Supernatural Noir: Cast a Deadly Spell (1991)
Having recently seen (and wrote about) Witch Hunt (1994) I was looking forward to seeing this mash up of supernatural and noir, largely because I figured Fred Ward would play the part of PI Harry Philip Lovecraft a lot better than a rather wooden Dennis Hopper did in the later film. That guess was correct.
Ward immediately gets what the film is meant to be a plays the noir elements with an edge of satire and humour. He channels the classic Bogey Spade but with a sense of irony, knowing this is a crazy mash-up of elements and an exercise in nostalgia. Ward is an underrated actor who always bring a everyman sensibility and a weight of intelligent emotion to every part he plays. He brings life to the part and a reality despite the clichés, over-the-top dramatics and clunky dialogue.
Because the rest of Cast a Deadly Spell is not up to his abilities. That includes a young Julianne Moore who is given next to nothing to do apart from lip syncing to someone else’ song and carrying out every cliché in the femme fatale playbook. You can almost see her composing a strongly worded letter to her agent. Yet at moments she makes us believe in her Connie (heart of) Stone, which is more than can be said for the rest of the cast.
David Warner phones it in. Lee Tergesen is quite good with very little help, despite being literally gay-bashed. I thought the role of Lovecraft’s witch partner, Hypolyta Kropotkin, was too small in Witch Hunt, but it’s miniscule in this film. Arnetia Walker gets very little to do except save Lovecraft’s ass.
The Lovecraft storyline intertwines with a Big Sleep-style detective narrative; nonsense with a virginal debutante (Alexandra Powers) that attempts to evoke both the Sternwood sisters at once. Needless to say the Lovecraft garbage is vile. It’s also incredibly boring and clichéd. Virgin sacrifice? Really? Oh hey, Necronomicon. Admittedly less of a cliché in 1991, but secret book of secrets has been a staple of horror films for a very long time.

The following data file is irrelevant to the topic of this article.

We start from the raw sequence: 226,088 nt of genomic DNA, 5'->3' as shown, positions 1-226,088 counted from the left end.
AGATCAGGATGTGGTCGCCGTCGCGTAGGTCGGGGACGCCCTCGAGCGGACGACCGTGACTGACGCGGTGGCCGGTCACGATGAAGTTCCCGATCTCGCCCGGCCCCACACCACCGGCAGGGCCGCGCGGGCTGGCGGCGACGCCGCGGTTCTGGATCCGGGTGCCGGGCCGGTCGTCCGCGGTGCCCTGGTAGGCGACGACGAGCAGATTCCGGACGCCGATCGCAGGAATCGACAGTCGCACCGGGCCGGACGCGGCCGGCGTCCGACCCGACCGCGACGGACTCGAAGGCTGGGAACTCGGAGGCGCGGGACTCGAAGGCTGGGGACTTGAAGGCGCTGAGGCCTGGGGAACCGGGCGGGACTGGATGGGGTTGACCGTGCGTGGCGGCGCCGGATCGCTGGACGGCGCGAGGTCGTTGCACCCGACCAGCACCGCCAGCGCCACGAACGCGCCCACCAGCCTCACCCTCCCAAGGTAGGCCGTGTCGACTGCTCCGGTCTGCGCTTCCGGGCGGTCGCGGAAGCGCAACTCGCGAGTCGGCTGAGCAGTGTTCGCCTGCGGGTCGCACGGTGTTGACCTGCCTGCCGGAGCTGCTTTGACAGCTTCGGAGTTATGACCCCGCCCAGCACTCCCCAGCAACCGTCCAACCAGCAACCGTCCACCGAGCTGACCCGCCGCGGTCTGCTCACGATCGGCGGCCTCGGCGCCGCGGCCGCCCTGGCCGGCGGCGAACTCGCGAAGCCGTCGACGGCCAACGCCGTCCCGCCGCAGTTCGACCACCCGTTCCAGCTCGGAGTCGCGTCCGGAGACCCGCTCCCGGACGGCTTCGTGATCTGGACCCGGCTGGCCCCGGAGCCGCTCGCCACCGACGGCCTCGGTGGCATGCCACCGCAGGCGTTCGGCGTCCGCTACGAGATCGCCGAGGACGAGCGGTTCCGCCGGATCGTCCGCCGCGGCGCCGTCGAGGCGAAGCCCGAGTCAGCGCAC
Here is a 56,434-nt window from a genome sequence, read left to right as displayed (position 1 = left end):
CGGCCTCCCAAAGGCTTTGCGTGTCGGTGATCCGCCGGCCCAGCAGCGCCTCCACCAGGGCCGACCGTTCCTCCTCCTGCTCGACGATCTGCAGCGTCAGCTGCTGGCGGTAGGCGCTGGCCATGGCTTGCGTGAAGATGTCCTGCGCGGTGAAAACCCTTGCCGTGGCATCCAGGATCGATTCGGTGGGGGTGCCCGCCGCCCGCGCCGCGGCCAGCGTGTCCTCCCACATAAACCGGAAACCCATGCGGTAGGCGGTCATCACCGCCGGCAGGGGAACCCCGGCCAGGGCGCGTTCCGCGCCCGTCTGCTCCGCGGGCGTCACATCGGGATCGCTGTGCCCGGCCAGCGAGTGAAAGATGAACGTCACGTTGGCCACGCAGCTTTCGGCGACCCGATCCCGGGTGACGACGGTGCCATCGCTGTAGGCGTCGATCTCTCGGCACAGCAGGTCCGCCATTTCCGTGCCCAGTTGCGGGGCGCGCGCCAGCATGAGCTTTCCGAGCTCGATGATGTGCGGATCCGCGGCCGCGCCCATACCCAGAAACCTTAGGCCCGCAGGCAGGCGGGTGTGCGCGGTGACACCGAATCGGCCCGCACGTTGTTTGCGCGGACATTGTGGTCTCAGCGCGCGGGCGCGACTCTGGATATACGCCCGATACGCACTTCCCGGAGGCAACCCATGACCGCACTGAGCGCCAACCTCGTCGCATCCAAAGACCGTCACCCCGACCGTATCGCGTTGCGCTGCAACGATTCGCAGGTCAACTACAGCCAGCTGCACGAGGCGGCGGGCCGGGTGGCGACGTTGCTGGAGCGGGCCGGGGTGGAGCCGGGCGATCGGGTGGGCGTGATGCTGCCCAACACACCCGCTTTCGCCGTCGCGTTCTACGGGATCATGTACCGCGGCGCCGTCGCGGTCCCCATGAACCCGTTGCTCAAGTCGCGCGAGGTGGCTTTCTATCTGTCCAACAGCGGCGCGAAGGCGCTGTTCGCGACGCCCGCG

Worse are the Gremlins. And they are really called that in the credits. Someone recently shared a meme about how cretins believe the moon landing was faked with an image of what SPFX looked like in 1969. The ‘old ones’ in this film really look like cheap knock offs of the Gremlins films (the first in 1984, which gives you an idea of the quality). Rubber monsters age poorly, but they would have looked out of date in 1991. I know, low budgets and all (this is an HBO made for tv movie) but Witch Hunt shows how much more effective you could be with more subtle effects. That movie is looking better now.
A shame because the concept of supernatural noir is such a great one and has been done really well (*cough* by people associated with this site). Fred Ward was so good. If you’re more forgiving of bad FX and hokey plots, you might find it ‘A great way to spend an evening!’ as Entertainment Weekly did. Potato, po-tah-toe.